25. #26 SpaceTrout
    Inna gadda Velveeta.
    July 16, 2014

    Looks like the Food Babe petition is no longer available on the White House page. Shucks.

  26. #27 Todd W.
    http://www.harpocratesspeaks.com
    July 16, 2014

    @SpaceTrout

    Oooh…GM and formaldehyde! Now if it could either singe, dance or act, it would be a triple threat.

  27. #28 Rich Woods
    July 16, 2014

    “In order to be an activist you do need funds to do your work, and this is the most honest way that I think I can do that,” she said.

    I wonder which ideas she rejected as being insufficiently honest?

  28. #29 Sigivald
    July 16, 2014

    When did Aluminum become a “heavy” metal?

    (Jesus, I’m sick of the “aluminum is bad” hysteria, even more than other “toxin” hysteria.

    Trace aluminum isn’t toxic; if it was, we’d all be dead.

    Even “large” amounts of it in food are harmless by any sort of vaguely plausible science.)

  29. #30 Julian Frost
    July 16, 2014

    @Sigivald, you’re right. A banana grown in feldspars has more aluminium than the entire vaxx schedule.
    Saw this on Cheezburger also apropos.
    http://cheezburger.com/8252076544

  30. #31 Eric Lund
    July 16, 2014

    When did Aluminum become a “heavy” metal?

    “Heavy metal” = “bad”. I vaguely recall claims that aluminum was associated with Alzheimer’s disease–AFAICT the association appears to be neither proven nor disproven (aluminum is known to be a neurotoxin, but the mechanism by which it would cause Alzheimer’s has not been established). When I Googled to check the status of that claim, the second link was from Joe Mercola, claiming in a post dated March 2014 that the association was recently proven.

  31. #32 Denice Walter
    July 16, 2014

    How do they woo us: let me count the ways…

    Mikey has quite a few means of earning money:
    -he used to own/ possibly still owns a software company that makes spam easy as pie
    -he sells supplements, foods, filtration systems, survivalist supplies
    -he has a publishing company called ‘Truth Publishing’. Really.
    -he sells adverts on NaturalNews
    -he sells a premium woo network of internet television shows ( the Inner Circle)
    - he earns on products he pushes- such as Big Green Polka Dot Box and supplements/ foods like NZ green-lipped mussels.
    -he occasionally speaks publicly at health freedom events
    - he has a “charity”

    Null sells supplements, foods, devices, books, videos and has a “radio” (internet) network. He doesn’t seem to take ads- altho’ all of his content is- in one way or another- ads.

    He sells “premiums” to radio stations that raise money through the process and he does “retreats” as premiums as well ( I imagine that the retreats will increase as he has a new woo-nitarium in Texas).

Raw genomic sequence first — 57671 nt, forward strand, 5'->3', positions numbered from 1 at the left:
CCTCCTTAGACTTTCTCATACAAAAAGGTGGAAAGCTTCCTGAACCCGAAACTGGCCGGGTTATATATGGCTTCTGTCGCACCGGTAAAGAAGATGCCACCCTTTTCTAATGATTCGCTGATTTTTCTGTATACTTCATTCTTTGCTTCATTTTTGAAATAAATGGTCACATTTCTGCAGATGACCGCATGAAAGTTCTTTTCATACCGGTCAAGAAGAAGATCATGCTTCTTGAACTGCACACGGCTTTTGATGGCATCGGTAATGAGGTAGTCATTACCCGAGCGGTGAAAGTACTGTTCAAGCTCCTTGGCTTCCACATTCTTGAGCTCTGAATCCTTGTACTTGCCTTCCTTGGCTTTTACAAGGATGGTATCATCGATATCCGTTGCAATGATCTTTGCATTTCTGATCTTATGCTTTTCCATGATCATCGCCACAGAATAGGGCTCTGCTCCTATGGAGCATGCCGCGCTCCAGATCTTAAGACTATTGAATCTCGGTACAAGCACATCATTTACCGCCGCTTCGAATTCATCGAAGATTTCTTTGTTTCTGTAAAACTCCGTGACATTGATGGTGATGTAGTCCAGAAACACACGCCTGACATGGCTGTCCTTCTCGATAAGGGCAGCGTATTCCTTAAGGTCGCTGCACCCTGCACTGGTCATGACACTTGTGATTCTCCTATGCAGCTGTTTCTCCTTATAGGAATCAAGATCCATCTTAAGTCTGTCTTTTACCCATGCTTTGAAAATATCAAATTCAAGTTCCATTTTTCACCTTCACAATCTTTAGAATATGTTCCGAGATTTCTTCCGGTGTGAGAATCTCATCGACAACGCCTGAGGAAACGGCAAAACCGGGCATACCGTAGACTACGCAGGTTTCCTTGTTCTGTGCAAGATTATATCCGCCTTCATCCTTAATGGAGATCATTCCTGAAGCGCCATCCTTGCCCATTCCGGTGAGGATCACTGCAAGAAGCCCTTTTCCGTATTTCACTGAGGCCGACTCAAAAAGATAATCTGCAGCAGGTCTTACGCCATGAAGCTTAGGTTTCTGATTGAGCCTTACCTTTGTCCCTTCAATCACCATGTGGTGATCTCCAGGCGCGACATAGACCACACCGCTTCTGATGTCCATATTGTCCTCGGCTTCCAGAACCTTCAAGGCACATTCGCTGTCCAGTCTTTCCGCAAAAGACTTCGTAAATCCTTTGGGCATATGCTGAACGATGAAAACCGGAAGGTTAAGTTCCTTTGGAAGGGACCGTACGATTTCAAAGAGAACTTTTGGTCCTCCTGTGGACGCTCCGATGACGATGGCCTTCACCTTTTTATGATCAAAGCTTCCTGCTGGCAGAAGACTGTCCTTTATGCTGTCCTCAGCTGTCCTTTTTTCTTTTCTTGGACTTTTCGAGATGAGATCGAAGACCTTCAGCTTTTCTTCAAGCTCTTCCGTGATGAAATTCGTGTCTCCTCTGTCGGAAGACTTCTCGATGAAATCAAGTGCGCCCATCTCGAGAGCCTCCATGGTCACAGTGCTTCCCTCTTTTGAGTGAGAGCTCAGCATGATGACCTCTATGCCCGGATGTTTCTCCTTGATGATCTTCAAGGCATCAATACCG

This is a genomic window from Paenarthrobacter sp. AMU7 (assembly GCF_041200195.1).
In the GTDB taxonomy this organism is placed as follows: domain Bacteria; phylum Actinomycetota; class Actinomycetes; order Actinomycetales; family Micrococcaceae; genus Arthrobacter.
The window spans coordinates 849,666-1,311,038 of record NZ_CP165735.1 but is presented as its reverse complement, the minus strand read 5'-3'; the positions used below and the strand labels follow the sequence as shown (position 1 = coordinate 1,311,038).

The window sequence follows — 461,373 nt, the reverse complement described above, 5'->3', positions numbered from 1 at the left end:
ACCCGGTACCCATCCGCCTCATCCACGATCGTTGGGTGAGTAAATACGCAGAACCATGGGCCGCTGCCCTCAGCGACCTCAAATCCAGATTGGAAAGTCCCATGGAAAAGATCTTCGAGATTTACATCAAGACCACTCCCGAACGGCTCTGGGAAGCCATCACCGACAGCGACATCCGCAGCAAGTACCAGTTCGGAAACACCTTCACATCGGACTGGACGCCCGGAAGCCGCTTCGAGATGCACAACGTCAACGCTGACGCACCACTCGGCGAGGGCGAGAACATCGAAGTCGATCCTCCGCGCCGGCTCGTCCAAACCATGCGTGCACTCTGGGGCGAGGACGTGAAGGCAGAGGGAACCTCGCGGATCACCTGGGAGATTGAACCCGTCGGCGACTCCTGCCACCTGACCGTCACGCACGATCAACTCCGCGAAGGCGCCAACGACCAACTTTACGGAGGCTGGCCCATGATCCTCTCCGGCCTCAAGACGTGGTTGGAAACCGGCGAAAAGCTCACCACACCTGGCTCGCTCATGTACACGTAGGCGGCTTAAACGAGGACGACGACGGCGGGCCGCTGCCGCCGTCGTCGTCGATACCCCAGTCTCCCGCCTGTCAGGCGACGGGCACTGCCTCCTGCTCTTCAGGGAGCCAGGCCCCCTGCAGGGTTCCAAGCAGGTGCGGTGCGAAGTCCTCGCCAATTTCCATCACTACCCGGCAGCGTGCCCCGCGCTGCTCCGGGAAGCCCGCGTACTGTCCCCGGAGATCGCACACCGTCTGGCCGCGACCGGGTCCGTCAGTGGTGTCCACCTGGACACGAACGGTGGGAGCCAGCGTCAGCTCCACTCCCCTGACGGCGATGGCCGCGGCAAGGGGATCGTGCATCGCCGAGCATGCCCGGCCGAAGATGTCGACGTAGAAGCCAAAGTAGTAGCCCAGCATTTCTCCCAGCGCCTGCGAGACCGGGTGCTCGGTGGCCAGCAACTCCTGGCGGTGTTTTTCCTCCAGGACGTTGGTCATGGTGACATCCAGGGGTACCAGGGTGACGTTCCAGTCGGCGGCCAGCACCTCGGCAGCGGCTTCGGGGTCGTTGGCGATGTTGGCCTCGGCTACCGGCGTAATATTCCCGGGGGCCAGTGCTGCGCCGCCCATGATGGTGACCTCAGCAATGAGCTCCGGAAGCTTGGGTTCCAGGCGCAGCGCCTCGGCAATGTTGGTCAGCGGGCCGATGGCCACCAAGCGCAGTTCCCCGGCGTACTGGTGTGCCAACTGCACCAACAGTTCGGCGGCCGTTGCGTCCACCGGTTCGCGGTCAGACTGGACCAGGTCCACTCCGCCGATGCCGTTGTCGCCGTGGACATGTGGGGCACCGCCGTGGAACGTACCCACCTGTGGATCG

He does public speaking at adult educational events.
    I don’t know if he charges radio shows to appear on his network.
    He works closely with a woo-centric RN and a few doctors who follow his lead and provide treatments.
    He tried starting a home-based business for his thralls to sell his products to their friends and family.

    And he has two recently registered charities in Texas. And a holding company.

    I’m sure that there’s more.

  32. #33 Shay
    July 16, 2014

    “Heavy metal” = “bad”.

    Musically, I would agree with you.

    The aluminum/Alzheimer’s link was based on a very small and inconclusive study of rabbits in 2007, if I remember correctly.

  33. #34 Eric Lund
    July 16, 2014

    [Mike Adams] has a publishing company called ‘Truth Publishing’. Really.

    He (or another prominent woo hustler) should start another publishing company called News Publishing. Then we’d be able to prove an old Russian saying: There is no news in the truth, and no truth in the news.

    (The names of the Soviet Union’s two leading newspapers, Pravda and Izvestiya, literally mean “truth” and “news”, respectively.)

  34. #35 Eric Lund
    July 16, 2014

    Shay @33: The aluminum-Alzheimer’s link goes back further than that: I remember hearing about it circa 1990, and Google claims the notion started as early as the 1970s. Some (but not all) Alzheimer’s patients were found to have elevated aluminum levels in the brain. Some studies since then (including a few recent studies) support the association, but others do not, and the putative causal mechanism is unknown. So my layman’s evaluation of the hypothesis is: probably false but not proven false. (I have low confidence of the latter half, since I don’t know how woo-prone the authors of the studies claiming support for the hypothesis are–that’s in contrast to the “mercury in vaccines causes autism” hypothesis, whose only remaining adherents are deep enough in the woo to be targets of Orac.)